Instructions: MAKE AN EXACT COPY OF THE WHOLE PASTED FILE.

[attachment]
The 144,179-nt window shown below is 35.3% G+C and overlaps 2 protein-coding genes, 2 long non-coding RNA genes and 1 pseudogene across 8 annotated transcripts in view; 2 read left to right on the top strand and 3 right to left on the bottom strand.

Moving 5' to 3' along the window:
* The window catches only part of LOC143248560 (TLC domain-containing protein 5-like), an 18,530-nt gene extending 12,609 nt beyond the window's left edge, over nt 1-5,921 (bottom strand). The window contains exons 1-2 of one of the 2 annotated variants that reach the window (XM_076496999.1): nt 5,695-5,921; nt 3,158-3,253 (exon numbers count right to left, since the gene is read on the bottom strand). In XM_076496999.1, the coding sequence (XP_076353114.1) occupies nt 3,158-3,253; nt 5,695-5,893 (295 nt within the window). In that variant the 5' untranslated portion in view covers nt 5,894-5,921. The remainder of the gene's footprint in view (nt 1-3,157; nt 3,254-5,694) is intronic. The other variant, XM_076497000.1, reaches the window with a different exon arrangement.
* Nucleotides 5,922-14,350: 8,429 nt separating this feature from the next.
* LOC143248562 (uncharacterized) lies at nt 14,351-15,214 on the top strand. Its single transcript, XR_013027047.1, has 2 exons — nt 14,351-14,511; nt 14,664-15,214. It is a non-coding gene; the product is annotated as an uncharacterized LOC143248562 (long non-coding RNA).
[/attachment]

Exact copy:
The 144,179-nt window shown below is 35.3% G+C and overlaps 2 protein-coding genes, 2 long non-coding RNA genes and 1 pseudogene across 8 annotated transcripts in view; 2 read left to right on the top strand and 3 right to left on the bottom strand.

Moving 5' to 3' along the window:
* The window catches only part of LOC143248560 (TLC domain-containing protein 5-like), an 18,530-nt gene extending 12,609 nt beyond the window's left edge, over nt 1-5,921 (bottom strand). The window contains exons 1-2 of one of the 2 annotated variants that reach the window (XM_076496999.1): nt 5,695-5,921; nt 3,158-3,253 (exon numbers count right to left, since the gene is read on the bottom strand). In XM_076496999.1, the coding sequence (XP_076353114.1) occupies nt 3,158-3,253; nt 5,695-5,893 (295 nt within the window). In that variant the 5' untranslated portion in view covers nt 5,894-5,921. The remainder of the gene's footprint in view (nt 1-3,157; nt 3,254-5,694) is intronic. The other variant, XM_076497000.1, reaches the window with a different exon arrangement.
* Nucleotides 5,922-14,350: 8,429 nt separating this feature from the next.
* LOC143248562 (uncharacterized) lies at nt 14,351-15,214 on the top strand. Its single transcript, XR_013027047.1, has 2 exons — nt 14,351-14,511; nt 14,664-15,214. It is a non-coding gene; the product is annotated as an uncharacterized LOC143248562 (long non-coding RNA).